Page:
Tarmac Driveways

Tarmac Drives

Tarmac is generally considered to be the cheapest method of laying a hard surface. But it’s a time-consuming job which requires specialist tools, machinery and, not least, knowledge. This means that it only becomes the cheapest method once the driveway is up to a suitable size, where the economies of scale kick in.

When searching for tarmac driveway companies please ensure you choose an expert tarmac driveway installation company that offers a written and insurance backed guarantee.

For these reasons, tarmac driveways are not something that can reasonably be considered as a DIY job, unless you have friends or relatives in the trade who are going to help you out, particularly with the machinery. If you’re going to talk to contractors, you’ll need to know that tarmac is more properly called bitmac.

Bitmac or Tarmac?

The name tarmac was original derived from John MacAdam, who developed the process in the West. He used tar, which can be found naturally, to hold the small stones together, hence the name tar macadam, or tarmac for short. Nowadays, as the binding agentTarmac driveway companies for the aggregates is bitumen, a by-product of the oil refining process, rather than tar, it is known as bitumen macadam, shortened in the trade to bitmac.

Consider Where you use Tarmac

You do need to think hard before deciding on tarmac for a driveway outside your home, particularly if you like to work on cars or motorcycles as a hobby. Petrol or diesel spills, or splashes of other solvents like penetrating oil, will break down the hardened top surface then eat their way through the lower layers. This process can’t be reversed and soon the aggregates begin to spill out of the resulting hole every time a car tyre passes over it. The hole will grow, look very unsightly, and it can only be fixed by Patching, which doesn’t look great.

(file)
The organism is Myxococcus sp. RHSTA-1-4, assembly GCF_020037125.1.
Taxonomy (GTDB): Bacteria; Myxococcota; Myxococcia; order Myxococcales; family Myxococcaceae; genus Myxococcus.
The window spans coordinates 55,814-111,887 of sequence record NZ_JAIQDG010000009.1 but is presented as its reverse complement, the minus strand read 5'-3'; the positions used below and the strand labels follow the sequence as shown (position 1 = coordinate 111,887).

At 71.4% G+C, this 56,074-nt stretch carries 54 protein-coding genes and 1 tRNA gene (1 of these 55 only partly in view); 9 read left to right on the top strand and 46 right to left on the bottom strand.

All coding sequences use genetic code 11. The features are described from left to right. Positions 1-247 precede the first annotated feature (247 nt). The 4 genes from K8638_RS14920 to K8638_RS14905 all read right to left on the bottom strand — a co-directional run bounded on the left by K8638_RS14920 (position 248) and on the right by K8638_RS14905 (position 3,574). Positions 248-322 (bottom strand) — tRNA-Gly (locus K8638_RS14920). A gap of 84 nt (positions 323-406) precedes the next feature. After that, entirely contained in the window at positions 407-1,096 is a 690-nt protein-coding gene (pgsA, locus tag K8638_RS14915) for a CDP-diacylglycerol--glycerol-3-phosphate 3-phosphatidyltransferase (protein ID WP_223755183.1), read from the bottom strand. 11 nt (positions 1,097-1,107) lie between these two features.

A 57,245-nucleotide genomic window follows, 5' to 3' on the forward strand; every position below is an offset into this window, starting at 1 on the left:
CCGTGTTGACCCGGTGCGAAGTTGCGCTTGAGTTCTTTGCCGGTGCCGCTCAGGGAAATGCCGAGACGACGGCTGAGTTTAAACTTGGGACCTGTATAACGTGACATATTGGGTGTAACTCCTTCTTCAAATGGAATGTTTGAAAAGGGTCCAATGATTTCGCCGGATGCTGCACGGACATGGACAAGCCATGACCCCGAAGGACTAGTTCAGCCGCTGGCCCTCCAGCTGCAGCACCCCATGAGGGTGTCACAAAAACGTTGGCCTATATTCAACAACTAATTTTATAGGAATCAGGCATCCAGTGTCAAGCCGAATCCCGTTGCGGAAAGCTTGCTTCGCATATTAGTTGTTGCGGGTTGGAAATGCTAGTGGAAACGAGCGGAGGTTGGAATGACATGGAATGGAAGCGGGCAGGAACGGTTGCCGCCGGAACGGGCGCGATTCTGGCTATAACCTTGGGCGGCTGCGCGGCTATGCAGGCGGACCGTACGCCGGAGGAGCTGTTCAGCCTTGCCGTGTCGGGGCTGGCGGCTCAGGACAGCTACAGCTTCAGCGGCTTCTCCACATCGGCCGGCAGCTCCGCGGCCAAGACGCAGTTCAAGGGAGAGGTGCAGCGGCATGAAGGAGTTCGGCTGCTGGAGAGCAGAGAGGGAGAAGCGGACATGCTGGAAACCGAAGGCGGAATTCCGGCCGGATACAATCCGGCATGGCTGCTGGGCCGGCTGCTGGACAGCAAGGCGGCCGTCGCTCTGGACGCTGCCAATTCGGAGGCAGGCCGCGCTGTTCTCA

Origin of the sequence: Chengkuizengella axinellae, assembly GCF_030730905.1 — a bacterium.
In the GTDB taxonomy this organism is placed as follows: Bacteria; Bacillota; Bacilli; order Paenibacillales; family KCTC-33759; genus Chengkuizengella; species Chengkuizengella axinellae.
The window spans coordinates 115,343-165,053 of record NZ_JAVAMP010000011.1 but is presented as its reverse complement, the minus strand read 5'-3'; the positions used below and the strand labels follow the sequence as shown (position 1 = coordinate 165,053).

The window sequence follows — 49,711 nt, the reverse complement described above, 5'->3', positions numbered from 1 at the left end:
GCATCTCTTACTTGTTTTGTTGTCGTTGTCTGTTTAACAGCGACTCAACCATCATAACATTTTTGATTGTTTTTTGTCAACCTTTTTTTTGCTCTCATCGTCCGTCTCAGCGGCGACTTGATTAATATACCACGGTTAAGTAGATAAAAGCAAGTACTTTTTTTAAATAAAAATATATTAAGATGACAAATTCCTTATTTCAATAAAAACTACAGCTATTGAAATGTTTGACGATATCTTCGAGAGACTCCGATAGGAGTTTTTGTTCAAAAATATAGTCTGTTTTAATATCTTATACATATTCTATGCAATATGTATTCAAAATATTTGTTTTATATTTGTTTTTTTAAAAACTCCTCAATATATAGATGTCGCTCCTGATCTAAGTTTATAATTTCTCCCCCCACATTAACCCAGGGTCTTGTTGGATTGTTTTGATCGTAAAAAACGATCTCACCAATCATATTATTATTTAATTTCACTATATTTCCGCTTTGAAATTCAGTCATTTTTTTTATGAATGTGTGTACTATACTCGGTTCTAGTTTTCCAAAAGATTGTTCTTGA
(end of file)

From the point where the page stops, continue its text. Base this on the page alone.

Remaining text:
You need to consider the affect on your neighbourhood area, too. If all the other drives in the street are tarmac, perhaps because they were all done in one go when the houses were built, then obviously it will fit in beautifully. But if that’s not the case, and all the other drives in the street fit in with the period of the property, then yours will stick out like a sore thumb, and possibly make the house a little harder to sell. Your neighbours won’t thank you for putting down an eyesore either.

It’s not really a good surface for a recreational patio or other garden area, as it’s not that attractive and can get hot in summer, which is when you want to use that space. Having said that, you might want to have an area in the garden for kids to play ball sports or games on, if you have the space. If you’re going to get a drive laid anyway, the extra cost of doing part of the garden won’t be a great deal more, since the people, machinery and supplies will be coming to you anyway.

Tinker with the Size and Colour of your Driveway Materials

If you do decide to go for tarmac driveway (or bitmac), it’s worth knowing that there are many different types and even colours. This might make it a bit more palatable for a residential property or in a garden. The main differences are in the size and type of aggregate used, and the type of binding agent.

A different size of aggregate to that normally used for roads can do a lot to set your tarmac driveway apart from just another piece of road, and coloured aggregates are available that can help tarmac driveways blend into its surroundings. Although the choice of binding agent is best left to the professionals, to be taken on functional grounds, there are coloured binders available. If they can be used in your situation and match, or get close, to the colour of the aggregate, then the effect can be very pleasing.

Customers that looked at Tarmac Driveways also looked at Resin Driveways, Pattern Imprinted Driveways , Rubber Driveways and Block Paved Driveways

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